September 12, 2018KR BlogBlogLiterature

Re-Reading Edward Dorn’s Long Poem “Gunslinger”

Book I of Edward Dorn’s long poem, Gunslinger, explores a number of serious sociological and philosophical themes in a humorous manner. The comic tone allows the reader to absorb the serious societal critiques without the distance created by a dry or pedantic delivery. Consumer culture is one of the text’s central concerns. The poem often pokes fun at a character named Howard Hughes (a historical icon of wealth).

One of the characters, Miss Lil, says of him, “Hughes had a kind of interest / about him, namely / a saddle bag full of currency” and then a bit later, “They say he moved to Vegas / or bought Vegas and / moved it.” This last line comments on how having money in twentieth century America can make people feel entitled to reshape their world, as reflected in the implication that Hughes could relocate an entire state—but also in the way in which the text relocates its own meaning (from “moved to Vegas” to “moved” Vegas).

The Gunslinger is a kind of gun-toting, spurs-wearing “Western” spoof of a sage of whom the poem’s “I” is a disciple.  As they sit in a brawling bar, the Gunslinger enlightens his devotee, “this place is / in the constructive process / of ruin.” He asks his follower, “What is the principle of what / you see?”, to which “I” responds, “Leverage.” The Gunslinger informs him that this is not the principle, but the “mechanism,” and finally reveals the principle to be, “Auto-destruction.”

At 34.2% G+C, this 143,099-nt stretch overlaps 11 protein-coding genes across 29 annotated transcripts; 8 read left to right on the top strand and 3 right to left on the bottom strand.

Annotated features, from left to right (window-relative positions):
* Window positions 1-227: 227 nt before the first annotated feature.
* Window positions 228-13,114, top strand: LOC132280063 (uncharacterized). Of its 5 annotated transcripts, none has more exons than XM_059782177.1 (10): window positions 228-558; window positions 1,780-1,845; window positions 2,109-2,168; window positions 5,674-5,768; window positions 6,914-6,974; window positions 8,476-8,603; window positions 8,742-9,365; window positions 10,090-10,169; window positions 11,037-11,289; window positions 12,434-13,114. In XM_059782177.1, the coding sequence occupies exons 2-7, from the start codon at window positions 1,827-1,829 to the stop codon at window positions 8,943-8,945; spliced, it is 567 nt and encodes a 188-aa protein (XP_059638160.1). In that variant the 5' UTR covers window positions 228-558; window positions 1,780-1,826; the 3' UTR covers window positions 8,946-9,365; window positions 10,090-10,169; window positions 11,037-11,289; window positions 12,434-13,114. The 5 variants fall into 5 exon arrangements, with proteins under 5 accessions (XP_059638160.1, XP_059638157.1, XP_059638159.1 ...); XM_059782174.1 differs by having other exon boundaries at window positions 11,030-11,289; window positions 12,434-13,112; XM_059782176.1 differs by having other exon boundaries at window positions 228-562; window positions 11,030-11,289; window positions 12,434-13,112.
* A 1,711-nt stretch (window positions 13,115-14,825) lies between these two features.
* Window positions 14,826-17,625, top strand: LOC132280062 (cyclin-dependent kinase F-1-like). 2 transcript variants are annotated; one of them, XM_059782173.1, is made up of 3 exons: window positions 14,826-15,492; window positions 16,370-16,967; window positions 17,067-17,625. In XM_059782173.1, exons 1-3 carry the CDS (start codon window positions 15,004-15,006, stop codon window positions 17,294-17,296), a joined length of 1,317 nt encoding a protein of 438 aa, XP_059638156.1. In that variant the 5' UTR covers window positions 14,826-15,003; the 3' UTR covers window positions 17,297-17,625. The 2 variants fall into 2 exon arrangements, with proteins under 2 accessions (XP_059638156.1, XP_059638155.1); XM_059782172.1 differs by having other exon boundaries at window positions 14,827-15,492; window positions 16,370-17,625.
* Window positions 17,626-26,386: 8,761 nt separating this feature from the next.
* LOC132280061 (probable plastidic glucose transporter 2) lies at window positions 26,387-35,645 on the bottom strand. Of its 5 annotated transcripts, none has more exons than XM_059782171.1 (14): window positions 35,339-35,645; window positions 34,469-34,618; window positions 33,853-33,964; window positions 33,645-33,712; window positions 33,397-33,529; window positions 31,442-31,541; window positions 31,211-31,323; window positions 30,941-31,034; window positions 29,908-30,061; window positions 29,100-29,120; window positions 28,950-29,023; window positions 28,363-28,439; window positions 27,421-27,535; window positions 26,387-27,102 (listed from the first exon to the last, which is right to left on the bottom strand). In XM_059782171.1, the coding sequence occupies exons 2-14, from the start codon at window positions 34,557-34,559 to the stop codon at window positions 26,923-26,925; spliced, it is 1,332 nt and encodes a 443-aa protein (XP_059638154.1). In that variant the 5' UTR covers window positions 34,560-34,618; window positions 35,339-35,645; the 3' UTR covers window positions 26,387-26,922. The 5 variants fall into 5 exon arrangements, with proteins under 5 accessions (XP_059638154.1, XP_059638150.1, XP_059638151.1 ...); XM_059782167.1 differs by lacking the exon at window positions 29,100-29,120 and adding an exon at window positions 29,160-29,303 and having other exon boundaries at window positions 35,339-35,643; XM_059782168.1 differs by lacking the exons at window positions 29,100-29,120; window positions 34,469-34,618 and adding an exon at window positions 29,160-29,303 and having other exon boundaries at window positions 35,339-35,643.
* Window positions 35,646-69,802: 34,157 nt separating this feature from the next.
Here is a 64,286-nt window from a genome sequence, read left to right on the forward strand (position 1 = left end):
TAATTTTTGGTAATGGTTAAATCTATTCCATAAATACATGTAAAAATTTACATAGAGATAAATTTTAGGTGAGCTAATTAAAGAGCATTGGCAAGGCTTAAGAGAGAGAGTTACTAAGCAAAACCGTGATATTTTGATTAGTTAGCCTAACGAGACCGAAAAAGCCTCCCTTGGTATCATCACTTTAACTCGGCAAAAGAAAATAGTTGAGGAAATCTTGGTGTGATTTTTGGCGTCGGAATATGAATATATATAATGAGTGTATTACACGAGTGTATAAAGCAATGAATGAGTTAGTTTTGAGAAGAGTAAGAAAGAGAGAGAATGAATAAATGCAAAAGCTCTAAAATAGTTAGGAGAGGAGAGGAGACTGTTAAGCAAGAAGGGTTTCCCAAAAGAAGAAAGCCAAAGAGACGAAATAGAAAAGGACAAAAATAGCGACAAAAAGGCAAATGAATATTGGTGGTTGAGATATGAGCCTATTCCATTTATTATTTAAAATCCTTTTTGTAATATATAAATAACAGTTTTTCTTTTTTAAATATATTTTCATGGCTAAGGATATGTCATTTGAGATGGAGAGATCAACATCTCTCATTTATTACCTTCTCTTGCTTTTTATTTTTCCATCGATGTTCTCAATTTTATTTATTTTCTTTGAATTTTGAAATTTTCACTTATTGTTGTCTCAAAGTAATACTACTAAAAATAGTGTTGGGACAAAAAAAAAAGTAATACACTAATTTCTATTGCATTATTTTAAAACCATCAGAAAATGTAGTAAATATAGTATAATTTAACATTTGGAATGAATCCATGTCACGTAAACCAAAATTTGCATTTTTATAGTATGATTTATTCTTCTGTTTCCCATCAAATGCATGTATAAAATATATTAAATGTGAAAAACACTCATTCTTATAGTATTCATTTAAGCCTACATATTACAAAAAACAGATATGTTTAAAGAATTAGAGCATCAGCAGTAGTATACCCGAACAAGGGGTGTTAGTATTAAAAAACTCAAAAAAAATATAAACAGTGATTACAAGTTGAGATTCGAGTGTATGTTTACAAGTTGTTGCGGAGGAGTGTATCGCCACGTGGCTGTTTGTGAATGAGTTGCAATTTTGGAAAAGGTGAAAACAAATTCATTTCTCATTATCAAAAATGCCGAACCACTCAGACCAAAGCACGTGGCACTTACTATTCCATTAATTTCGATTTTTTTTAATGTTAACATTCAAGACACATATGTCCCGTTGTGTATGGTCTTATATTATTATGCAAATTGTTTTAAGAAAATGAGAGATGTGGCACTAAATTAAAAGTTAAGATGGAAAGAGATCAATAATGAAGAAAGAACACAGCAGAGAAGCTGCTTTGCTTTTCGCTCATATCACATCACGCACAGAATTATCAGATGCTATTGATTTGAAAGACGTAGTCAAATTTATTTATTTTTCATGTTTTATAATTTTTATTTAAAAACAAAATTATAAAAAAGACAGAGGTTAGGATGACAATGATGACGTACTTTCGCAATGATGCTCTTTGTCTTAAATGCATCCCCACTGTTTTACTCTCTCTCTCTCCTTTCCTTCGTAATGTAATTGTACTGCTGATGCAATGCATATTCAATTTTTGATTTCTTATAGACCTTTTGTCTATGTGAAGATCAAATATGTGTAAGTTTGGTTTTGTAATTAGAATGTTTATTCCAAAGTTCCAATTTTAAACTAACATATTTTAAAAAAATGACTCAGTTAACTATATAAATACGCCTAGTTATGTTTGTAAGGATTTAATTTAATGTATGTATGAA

The term “Auto-destruction” is reminiscent of Heidegger’s “destruction of metaphysics” to which Jacques Derrida’s “deconstruction” is a response. In keeping with this philosophically deconstructive tone, the worst fate in the poem is to be “described.”  In yet another hilarious intercourse, the “drifting guitarist” salutes the “Bombed Horse” with “Hi! Digger” to which the eager “I” chimes in, “Heidigger? I asked / the Xtian statistician / is that who you are?” The horse responds, “Are you trying / to ‘describe’ me, boy?’”

Dorn may have chosen to write in a parodic “Western” form because it is a genre of cowboys who take over land, cows, dames, you name it, and this poem seeks to liberate ideology from the tyranny of the grand narratives—Western Philosophy (Heidegger) and American history (cowboys) with its hegemonic heritage.

With its deconstructive tone, it is no coincidence that the poem puns on a philosopher concerned with the nature of being, only to recommend that the world not be pinned down through “description.” The amusing form in which this cerebral subject matter is addressed highlights the absurdity of a logocentric (or search for the final word on any given subject) search for truth.